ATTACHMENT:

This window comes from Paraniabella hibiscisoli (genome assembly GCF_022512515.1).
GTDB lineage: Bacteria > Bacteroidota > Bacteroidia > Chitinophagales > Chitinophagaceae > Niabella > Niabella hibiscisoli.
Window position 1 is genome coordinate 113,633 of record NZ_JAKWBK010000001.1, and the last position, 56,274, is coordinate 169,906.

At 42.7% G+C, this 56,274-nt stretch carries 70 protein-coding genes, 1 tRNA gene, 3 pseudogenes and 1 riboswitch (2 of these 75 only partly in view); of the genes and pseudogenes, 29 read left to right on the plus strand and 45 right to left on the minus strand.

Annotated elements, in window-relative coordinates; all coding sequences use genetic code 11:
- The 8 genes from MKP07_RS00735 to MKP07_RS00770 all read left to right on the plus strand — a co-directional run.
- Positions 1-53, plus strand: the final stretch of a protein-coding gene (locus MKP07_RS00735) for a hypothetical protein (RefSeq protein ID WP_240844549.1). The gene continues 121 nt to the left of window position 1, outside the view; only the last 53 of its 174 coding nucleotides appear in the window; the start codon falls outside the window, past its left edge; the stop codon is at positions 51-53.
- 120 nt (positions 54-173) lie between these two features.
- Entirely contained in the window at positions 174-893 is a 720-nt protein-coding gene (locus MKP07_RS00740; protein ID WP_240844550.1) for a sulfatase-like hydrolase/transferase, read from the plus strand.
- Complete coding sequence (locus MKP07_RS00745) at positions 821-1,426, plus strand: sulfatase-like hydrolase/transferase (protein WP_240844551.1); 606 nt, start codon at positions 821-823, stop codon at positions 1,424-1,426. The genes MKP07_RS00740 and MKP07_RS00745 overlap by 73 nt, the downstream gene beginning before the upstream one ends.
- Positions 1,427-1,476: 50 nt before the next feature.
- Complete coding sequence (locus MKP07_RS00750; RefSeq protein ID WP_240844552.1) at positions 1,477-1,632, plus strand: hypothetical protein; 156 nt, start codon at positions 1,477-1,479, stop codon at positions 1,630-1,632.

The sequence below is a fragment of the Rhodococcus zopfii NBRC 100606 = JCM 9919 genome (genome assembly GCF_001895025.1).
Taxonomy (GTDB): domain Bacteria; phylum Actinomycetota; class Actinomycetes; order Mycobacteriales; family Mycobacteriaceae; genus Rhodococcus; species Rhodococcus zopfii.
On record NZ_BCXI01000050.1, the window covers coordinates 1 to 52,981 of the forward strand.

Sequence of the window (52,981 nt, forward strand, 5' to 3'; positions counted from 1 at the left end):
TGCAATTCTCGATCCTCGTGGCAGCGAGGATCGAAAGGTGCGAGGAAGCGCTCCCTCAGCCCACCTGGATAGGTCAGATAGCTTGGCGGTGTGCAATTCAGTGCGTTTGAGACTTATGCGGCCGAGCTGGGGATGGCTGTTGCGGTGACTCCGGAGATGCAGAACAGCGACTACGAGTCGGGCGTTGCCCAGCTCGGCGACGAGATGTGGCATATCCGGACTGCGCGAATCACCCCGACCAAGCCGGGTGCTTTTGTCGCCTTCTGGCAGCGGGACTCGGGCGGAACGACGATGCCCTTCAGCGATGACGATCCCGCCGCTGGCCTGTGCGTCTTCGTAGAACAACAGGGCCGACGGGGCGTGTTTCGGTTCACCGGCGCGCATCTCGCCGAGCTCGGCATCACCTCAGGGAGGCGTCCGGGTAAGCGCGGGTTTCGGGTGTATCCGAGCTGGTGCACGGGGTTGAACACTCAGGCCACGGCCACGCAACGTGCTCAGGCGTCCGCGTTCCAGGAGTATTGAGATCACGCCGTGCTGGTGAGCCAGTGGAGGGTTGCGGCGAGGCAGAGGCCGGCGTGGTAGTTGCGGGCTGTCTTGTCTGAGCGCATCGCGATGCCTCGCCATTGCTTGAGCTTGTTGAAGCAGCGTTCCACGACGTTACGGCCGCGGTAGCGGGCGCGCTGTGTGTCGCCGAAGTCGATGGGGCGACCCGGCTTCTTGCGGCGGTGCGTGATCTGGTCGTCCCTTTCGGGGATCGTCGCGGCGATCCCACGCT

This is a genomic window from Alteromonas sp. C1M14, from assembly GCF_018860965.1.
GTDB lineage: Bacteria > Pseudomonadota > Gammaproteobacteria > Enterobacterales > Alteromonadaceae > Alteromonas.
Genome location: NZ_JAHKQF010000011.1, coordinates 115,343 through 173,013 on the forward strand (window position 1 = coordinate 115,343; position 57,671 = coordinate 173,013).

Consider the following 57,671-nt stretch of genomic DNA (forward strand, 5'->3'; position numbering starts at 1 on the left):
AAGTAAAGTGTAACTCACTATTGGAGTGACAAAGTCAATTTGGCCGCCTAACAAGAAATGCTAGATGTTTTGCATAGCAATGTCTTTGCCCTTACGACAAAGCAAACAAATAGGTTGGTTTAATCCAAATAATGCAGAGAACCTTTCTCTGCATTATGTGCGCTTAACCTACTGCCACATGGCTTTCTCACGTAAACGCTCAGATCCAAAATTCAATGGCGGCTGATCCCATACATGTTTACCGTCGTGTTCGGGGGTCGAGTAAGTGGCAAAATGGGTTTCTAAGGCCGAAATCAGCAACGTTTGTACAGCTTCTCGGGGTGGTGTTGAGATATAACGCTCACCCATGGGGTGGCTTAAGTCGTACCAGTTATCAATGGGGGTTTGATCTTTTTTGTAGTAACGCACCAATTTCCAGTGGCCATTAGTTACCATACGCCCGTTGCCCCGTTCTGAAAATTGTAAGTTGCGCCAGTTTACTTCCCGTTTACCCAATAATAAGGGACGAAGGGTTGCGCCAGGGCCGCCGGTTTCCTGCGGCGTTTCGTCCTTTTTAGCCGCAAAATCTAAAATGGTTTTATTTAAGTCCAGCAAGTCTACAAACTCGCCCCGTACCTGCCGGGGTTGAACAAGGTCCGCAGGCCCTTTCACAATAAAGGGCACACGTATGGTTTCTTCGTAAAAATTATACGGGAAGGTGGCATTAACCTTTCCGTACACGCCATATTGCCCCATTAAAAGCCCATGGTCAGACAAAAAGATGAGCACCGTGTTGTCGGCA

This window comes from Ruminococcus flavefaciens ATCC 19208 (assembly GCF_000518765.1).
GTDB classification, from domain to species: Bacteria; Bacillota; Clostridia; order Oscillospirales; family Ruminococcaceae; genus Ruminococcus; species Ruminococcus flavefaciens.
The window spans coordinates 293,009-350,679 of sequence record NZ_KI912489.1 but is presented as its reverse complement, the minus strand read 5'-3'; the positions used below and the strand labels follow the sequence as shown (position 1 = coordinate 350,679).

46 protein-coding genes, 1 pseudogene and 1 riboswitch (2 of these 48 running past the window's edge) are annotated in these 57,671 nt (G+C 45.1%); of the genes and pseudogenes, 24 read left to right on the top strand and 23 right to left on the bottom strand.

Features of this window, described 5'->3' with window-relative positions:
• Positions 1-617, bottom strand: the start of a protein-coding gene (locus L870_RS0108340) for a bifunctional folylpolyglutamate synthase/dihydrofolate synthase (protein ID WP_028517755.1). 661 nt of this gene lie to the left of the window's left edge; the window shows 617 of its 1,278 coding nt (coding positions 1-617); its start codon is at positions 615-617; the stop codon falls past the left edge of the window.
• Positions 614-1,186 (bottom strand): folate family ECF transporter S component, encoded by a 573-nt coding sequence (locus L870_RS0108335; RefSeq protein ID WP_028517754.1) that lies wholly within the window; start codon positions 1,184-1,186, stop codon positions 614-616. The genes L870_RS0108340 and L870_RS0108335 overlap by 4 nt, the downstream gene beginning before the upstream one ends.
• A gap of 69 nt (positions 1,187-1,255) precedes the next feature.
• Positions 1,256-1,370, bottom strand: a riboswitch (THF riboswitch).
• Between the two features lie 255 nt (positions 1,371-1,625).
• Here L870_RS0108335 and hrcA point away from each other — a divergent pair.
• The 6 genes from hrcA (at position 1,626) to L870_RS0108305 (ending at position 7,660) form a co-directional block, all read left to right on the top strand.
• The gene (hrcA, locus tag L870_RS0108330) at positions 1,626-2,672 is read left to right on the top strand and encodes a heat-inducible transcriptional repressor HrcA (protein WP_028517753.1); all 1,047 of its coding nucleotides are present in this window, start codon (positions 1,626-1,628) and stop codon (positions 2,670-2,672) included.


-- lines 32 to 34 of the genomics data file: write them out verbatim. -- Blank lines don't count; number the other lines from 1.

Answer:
• Between the two features lie 255 nt (positions 1,371-1,625).
• Here L870_RS0108335 and hrcA point away from each other — a divergent pair.
• The 6 genes from hrcA (at position 1,626) to L870_RS0108305 (ending at position 7,660) form a co-directional block, all read left to right on the top strand.